Mystery of Gestapo chief’s fate is solved … and it shocks German Jews

October 31, 2013

(A Star of David is pictured on a fence at Grosse Hamburger Strasse Jewish cemetery in Berlin, October 31, 2013. REUTERS/Fabrizio Bensch )

Gestapo chief Heinrich Müller, the most senior Nazi whose fate has until now remained unknown, died in Berlin in 1945 and, in a chilling twist for an organiser of the Holocaust, lies in a Jewish cemetery, a German historian says.

Müller, who ran the Gestapo secret police before and during World War Two, was last spotted in Adolf Hitler’s bunker in Berlin the day after the Nazi leader committed suicide in 1945.

He was heard to say he would never let himself be captured by the Russians. But U.S. and British investigators hunting fugitive Nazis after the war found no conclusive evidence that Müller had died in the fall of Berlin or had escaped to South America – as several other top Nazis did.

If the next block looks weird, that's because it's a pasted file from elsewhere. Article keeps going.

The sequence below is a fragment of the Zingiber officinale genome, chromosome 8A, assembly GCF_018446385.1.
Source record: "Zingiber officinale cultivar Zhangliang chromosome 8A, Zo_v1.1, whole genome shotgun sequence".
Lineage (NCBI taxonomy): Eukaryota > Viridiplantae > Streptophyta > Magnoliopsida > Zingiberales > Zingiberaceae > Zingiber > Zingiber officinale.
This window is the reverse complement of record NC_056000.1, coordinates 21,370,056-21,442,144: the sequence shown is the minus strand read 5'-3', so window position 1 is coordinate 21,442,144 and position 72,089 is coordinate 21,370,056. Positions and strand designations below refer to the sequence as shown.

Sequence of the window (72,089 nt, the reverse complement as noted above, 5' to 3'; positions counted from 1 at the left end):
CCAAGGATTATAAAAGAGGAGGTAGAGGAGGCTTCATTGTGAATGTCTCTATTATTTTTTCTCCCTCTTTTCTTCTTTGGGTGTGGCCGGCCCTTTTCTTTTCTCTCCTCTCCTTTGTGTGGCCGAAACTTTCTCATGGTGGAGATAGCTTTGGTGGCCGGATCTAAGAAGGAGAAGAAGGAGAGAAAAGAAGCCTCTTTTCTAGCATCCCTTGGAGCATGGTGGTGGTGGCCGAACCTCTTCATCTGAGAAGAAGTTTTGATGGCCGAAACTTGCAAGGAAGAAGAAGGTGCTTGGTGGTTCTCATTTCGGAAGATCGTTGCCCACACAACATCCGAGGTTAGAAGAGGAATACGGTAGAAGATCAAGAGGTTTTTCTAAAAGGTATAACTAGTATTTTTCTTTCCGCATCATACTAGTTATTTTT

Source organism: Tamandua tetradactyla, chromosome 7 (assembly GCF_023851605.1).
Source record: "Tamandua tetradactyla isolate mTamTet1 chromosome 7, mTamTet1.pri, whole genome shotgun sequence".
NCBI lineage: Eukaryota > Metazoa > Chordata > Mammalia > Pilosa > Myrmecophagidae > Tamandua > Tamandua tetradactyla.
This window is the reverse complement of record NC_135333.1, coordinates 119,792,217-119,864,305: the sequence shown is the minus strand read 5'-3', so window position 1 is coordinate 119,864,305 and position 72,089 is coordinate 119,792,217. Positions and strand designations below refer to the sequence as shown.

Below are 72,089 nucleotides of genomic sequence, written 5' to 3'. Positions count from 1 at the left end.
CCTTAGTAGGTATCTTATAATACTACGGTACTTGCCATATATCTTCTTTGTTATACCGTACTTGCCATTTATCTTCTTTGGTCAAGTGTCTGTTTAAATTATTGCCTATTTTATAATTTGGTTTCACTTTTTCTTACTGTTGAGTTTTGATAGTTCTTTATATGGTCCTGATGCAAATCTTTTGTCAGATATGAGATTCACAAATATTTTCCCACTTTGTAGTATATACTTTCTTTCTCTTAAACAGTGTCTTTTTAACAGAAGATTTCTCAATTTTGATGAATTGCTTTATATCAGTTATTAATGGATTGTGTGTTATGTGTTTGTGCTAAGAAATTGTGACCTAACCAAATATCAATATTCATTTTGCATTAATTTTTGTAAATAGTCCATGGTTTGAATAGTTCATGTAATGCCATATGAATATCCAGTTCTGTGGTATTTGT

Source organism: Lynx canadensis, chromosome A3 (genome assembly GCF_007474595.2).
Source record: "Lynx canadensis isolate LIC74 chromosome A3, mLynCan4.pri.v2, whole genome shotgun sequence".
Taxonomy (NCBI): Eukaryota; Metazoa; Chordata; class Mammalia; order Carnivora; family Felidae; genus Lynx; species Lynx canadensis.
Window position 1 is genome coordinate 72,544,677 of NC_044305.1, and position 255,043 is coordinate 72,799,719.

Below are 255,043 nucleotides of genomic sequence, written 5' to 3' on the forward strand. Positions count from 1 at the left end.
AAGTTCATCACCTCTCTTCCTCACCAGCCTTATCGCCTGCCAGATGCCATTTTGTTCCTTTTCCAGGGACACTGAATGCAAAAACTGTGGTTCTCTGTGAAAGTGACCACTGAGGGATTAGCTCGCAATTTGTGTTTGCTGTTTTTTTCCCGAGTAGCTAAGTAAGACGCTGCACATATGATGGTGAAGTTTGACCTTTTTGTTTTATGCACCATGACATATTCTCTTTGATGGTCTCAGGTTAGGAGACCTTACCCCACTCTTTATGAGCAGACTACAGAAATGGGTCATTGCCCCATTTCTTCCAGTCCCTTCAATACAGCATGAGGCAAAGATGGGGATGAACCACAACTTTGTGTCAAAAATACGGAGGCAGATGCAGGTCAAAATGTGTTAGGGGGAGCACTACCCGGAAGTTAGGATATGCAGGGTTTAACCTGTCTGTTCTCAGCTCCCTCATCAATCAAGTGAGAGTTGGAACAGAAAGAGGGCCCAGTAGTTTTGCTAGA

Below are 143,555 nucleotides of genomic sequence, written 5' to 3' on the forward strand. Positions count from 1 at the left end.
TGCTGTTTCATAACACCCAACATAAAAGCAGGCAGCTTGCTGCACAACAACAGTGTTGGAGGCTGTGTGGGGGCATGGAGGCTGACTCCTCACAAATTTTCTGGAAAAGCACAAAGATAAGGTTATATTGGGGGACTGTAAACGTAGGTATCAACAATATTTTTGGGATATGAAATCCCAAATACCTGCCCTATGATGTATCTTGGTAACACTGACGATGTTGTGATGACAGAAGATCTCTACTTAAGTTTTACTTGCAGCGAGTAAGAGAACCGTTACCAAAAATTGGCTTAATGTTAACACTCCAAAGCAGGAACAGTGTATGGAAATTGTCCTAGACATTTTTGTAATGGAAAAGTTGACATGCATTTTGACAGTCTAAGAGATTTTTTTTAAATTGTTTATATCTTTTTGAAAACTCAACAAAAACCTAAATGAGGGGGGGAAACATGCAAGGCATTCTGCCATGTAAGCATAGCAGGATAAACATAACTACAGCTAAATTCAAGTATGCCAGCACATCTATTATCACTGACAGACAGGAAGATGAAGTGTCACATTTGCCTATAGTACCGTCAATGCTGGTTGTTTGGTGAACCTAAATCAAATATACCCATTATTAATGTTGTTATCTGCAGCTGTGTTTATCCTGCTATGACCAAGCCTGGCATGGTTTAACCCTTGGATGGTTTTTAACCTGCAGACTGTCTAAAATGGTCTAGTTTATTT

Now Professor Johannes Tuchel says he has found proof that Müller did indeed die in Berlin in 1945, was first buried in a provisional grave in a garden in Luftwaffe headquarters and then consigned to a mass grave in a Jewish cemetery in the city.

“From my point of view, all the mysteries around Heinrich Müller are solved,” he told Reuters at the German Resistance Memorial Centre in the defence ministry in Berlin, where German officers who tried to overthrow Hitler in 1944 were executed.
Read the full story here.

Follow RTRFaithWorld via Twitter Follow all posts on Twitter @ RTRFaithWorld

rss button Follow all posts via RSS


We welcome comments that advance the story through relevant opinion, anecdotes, links and data. If you see a comment that you believe is irrelevant or inappropriate, you can flag it to our editors by using the report abuse links. Views expressed in the comments do not represent those of Reuters. For more information on our comment policy, see


Posted by euro-yank | Report as abusive

His mere presence, even as a corpse, defiles the dead.

Posted by ARJTurgot2 | Report as abusive